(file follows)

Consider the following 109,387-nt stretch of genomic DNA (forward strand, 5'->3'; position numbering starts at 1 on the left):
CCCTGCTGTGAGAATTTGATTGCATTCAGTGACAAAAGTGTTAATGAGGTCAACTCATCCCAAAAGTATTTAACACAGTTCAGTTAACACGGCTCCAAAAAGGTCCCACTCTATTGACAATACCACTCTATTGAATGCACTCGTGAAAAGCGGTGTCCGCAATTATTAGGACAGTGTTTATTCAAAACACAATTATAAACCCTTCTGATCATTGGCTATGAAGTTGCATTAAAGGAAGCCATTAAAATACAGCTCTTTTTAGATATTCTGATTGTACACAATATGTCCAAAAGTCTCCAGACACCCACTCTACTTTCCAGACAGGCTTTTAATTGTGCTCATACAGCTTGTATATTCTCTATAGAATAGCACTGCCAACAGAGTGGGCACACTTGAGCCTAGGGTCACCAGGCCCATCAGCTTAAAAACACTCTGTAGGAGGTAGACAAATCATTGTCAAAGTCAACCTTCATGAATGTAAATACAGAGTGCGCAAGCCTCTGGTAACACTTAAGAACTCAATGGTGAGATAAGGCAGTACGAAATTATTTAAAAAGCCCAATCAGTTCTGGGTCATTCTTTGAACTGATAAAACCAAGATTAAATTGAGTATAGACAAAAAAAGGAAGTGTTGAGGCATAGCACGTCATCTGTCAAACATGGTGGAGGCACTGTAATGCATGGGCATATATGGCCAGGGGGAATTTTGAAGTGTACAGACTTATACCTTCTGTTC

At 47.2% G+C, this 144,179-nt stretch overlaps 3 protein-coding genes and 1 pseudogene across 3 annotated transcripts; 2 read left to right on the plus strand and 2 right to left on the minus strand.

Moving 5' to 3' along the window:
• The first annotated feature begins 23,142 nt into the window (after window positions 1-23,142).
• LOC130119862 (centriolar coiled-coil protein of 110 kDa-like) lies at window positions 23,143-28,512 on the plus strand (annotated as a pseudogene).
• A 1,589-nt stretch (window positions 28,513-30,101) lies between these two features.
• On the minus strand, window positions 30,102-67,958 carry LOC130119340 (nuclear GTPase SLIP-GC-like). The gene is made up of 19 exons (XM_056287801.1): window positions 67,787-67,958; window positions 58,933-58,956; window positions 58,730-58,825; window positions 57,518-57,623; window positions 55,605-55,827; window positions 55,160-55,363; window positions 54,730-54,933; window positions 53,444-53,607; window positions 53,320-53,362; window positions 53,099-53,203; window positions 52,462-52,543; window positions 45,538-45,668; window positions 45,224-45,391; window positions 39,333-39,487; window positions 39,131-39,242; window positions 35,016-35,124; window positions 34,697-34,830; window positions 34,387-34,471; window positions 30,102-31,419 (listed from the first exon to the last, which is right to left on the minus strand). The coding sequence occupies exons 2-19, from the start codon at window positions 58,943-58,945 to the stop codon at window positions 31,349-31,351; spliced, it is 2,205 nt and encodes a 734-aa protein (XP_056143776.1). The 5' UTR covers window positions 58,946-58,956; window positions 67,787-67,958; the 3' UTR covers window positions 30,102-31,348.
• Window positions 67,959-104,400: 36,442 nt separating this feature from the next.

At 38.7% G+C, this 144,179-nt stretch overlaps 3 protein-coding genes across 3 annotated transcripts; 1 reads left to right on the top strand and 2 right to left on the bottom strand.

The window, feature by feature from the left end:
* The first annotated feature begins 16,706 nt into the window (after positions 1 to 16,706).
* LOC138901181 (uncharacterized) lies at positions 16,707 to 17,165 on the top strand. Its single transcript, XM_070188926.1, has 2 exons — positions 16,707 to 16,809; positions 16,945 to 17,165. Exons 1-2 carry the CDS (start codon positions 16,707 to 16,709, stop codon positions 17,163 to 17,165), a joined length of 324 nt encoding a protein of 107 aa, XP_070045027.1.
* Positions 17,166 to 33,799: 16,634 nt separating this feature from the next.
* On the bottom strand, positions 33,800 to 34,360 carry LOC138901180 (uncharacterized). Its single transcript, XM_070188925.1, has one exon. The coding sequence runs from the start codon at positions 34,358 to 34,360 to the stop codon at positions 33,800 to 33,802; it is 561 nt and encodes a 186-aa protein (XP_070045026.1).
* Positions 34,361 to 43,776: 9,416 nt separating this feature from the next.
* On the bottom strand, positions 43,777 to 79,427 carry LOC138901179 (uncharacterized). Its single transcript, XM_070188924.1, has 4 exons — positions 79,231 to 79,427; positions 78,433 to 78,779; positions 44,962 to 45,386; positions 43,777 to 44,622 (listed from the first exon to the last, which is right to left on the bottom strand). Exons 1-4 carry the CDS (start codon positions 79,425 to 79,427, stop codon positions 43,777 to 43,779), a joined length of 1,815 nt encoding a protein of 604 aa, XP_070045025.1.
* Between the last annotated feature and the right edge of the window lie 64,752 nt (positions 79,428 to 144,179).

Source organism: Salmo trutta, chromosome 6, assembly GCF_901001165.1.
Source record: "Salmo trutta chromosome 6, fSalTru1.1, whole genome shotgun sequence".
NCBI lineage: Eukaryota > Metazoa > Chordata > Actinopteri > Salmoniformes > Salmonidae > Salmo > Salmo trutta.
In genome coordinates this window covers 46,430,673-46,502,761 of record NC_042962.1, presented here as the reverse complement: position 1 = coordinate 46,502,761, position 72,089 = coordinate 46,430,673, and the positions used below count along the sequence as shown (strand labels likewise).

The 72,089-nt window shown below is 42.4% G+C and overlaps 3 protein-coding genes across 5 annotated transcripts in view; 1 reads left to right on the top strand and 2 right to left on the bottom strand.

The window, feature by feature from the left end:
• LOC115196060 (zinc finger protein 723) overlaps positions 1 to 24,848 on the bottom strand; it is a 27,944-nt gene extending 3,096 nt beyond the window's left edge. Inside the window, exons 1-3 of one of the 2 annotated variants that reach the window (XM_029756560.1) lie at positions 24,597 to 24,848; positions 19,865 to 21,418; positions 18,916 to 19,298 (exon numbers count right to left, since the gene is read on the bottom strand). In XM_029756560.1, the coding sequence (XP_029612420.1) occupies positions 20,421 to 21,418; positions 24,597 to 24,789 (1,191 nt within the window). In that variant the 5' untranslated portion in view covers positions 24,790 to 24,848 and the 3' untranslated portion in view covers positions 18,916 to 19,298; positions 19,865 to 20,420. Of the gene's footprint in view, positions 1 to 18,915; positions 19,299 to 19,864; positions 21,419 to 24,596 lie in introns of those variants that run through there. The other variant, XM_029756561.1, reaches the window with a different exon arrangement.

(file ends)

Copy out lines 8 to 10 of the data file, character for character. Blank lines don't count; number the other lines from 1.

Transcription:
• On the minus strand, window positions 30,102-67,958 carry LOC130119340 (nuclear GTPase SLIP-GC-like). The gene is made up of 19 exons (XM_056287801.1): window positions 67,787-67,958; window positions 58,933-58,956; window positions 58,730-58,825; window positions 57,518-57,623; window positions 55,605-55,827; window positions 55,160-55,363; window positions 54,730-54,933; window positions 53,444-53,607; window positions 53,320-53,362; window positions 53,099-53,203; window positions 52,462-52,543; window positions 45,538-45,668; window positions 45,224-45,391; window positions 39,333-39,487; window positions 39,131-39,242; window positions 35,016-35,124; window positions 34,697-34,830; window positions 34,387-34,471; window positions 30,102-31,419 (listed from the first exon to the last, which is right to left on the minus strand). The coding sequence occupies exons 2-19, from the start codon at window positions 58,943-58,945 to the stop codon at window positions 31,349-31,351; spliced, it is 2,205 nt and encodes a 734-aa protein (XP_056143776.1). The 5' UTR covers window positions 58,946-58,956; window positions 67,787-67,958; the 3' UTR covers window positions 30,102-31,348.
• Window positions 67,959-104,400: 36,442 nt separating this feature from the next.

At 38.7% G+C, this 144,179-nt stretch overlaps 3 protein-coding genes across 3 annotated transcripts; 1 reads left to right on the top strand and 2 right to left on the bottom strand.